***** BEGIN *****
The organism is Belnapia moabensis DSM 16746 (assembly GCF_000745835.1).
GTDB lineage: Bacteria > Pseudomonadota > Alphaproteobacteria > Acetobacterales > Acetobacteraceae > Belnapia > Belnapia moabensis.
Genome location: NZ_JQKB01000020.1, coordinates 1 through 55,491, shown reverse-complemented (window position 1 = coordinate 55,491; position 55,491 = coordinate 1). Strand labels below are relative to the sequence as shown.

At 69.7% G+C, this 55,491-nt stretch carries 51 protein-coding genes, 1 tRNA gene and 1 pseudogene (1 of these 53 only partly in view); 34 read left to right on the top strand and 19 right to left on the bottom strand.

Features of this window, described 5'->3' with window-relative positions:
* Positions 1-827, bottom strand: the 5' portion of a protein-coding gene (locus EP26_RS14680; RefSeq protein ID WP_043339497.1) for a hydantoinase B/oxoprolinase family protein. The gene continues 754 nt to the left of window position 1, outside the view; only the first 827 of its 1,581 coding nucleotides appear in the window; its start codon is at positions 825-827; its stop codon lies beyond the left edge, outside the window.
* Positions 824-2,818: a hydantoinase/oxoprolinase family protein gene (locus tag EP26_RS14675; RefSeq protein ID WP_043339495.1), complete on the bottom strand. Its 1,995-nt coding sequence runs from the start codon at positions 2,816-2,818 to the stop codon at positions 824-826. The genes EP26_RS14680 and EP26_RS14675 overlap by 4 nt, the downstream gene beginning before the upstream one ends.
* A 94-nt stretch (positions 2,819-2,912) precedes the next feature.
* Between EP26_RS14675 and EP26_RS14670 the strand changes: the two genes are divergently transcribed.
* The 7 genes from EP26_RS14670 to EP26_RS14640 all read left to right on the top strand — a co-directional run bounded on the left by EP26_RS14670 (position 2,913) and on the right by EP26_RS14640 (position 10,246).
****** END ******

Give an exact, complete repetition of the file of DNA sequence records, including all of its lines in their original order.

The organism is Belnapia moabensis DSM 16746 (assembly GCF_000745835.1).
GTDB lineage: Bacteria > Pseudomonadota > Alphaproteobacteria > Acetobacterales > Acetobacteraceae > Belnapia > Belnapia moabensis.
Genome location: NZ_JQKB01000020.1, coordinates 1 through 55,491, shown reverse-complemented (window position 1 = coordinate 55,491; position 55,491 = coordinate 1). Strand labels below are relative to the sequence as shown.

At 69.7% G+C, this 55,491-nt stretch carries 51 protein-coding genes, 1 tRNA gene and 1 pseudogene (1 of these 53 only partly in view); 34 read left to right on the top strand and 19 right to left on the bottom strand.

Features of this window, described 5'->3' with window-relative positions:
* Positions 1-827, bottom strand: the 5' portion of a protein-coding gene (locus EP26_RS14680; RefSeq protein ID WP_043339497.1) for a hydantoinase B/oxoprolinase family protein. The gene continues 754 nt to the left of window position 1, outside the view; only the first 827 of its 1,581 coding nucleotides appear in the window; its start codon is at positions 825-827; its stop codon lies beyond the left edge, outside the window.
* Positions 824-2,818: a hydantoinase/oxoprolinase family protein gene (locus tag EP26_RS14675; RefSeq protein ID WP_043339495.1), complete on the bottom strand. Its 1,995-nt coding sequence runs from the start codon at positions 2,816-2,818 to the stop codon at positions 824-826. The genes EP26_RS14680 and EP26_RS14675 overlap by 4 nt, the downstream gene beginning before the upstream one ends.
* A 94-nt stretch (positions 2,819-2,912) precedes the next feature.
* Between EP26_RS14675 and EP26_RS14670 the strand changes: the two genes are divergently transcribed.
* The 7 genes from EP26_RS14670 to EP26_RS14640 all read left to right on the top strand — a co-directional run bounded on the left by EP26_RS14670 (position 2,913) and on the right by EP26_RS14640 (position 10,246).